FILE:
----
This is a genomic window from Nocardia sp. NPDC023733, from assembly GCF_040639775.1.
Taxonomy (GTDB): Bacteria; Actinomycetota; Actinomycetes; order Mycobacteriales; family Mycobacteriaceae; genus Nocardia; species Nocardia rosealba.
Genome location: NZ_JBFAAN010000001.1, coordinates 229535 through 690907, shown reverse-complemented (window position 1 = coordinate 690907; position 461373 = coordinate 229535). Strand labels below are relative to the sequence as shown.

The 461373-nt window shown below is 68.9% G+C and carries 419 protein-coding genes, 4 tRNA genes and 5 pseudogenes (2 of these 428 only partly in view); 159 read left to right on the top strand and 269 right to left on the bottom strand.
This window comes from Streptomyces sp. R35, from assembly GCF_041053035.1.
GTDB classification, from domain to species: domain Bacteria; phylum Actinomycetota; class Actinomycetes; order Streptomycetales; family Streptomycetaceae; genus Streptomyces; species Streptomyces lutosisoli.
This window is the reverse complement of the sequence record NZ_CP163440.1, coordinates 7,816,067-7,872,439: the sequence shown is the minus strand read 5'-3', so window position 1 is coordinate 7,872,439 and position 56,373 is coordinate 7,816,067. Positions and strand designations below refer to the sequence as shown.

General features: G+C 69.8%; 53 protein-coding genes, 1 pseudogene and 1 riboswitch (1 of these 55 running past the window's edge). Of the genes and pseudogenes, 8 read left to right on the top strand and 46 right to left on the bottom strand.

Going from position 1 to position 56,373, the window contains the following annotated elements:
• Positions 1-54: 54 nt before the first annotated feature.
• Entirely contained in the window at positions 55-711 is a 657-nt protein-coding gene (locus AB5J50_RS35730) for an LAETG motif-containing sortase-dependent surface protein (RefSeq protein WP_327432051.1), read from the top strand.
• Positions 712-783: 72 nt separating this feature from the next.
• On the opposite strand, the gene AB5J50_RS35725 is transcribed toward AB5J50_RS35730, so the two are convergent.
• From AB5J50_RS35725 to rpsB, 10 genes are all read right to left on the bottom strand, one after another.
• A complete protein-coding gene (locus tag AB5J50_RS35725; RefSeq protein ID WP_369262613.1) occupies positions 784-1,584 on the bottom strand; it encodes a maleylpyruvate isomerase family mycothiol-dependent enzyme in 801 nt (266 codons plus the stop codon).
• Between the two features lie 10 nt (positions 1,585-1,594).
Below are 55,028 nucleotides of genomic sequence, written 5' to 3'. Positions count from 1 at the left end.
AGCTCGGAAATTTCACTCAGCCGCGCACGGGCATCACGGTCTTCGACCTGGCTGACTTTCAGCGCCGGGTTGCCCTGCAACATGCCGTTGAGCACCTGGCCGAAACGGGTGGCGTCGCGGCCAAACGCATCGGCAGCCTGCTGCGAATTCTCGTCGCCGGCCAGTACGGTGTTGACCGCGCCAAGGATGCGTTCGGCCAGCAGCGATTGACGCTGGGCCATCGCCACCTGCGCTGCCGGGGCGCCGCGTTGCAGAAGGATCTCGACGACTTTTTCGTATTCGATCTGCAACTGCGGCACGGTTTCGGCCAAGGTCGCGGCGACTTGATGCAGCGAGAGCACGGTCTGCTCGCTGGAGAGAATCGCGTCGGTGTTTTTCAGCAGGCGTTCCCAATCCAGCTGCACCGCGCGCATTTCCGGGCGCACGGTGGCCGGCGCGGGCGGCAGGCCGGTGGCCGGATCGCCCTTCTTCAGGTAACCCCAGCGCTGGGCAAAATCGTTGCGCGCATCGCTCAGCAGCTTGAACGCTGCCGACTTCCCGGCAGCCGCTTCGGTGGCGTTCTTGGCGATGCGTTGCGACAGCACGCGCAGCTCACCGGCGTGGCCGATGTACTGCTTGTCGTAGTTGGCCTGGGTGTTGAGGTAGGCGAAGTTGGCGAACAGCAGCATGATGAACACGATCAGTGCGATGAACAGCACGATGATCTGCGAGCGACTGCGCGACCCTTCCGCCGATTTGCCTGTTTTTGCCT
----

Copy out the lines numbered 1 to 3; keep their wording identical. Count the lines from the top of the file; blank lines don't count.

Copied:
This is a genomic window from Nocardia sp. NPDC023733, from assembly GCF_040639775.1.
Taxonomy (GTDB): Bacteria; Actinomycetota; Actinomycetes; order Mycobacteriales; family Mycobacteriaceae; genus Nocardia; species Nocardia rosealba.
Genome location: NZ_JBFAAN010000001.1, coordinates 229535 through 690907, shown reverse-complemented (window position 1 = coordinate 690907; position 461373 = coordinate 229535). Strand labels below are relative to the sequence as shown.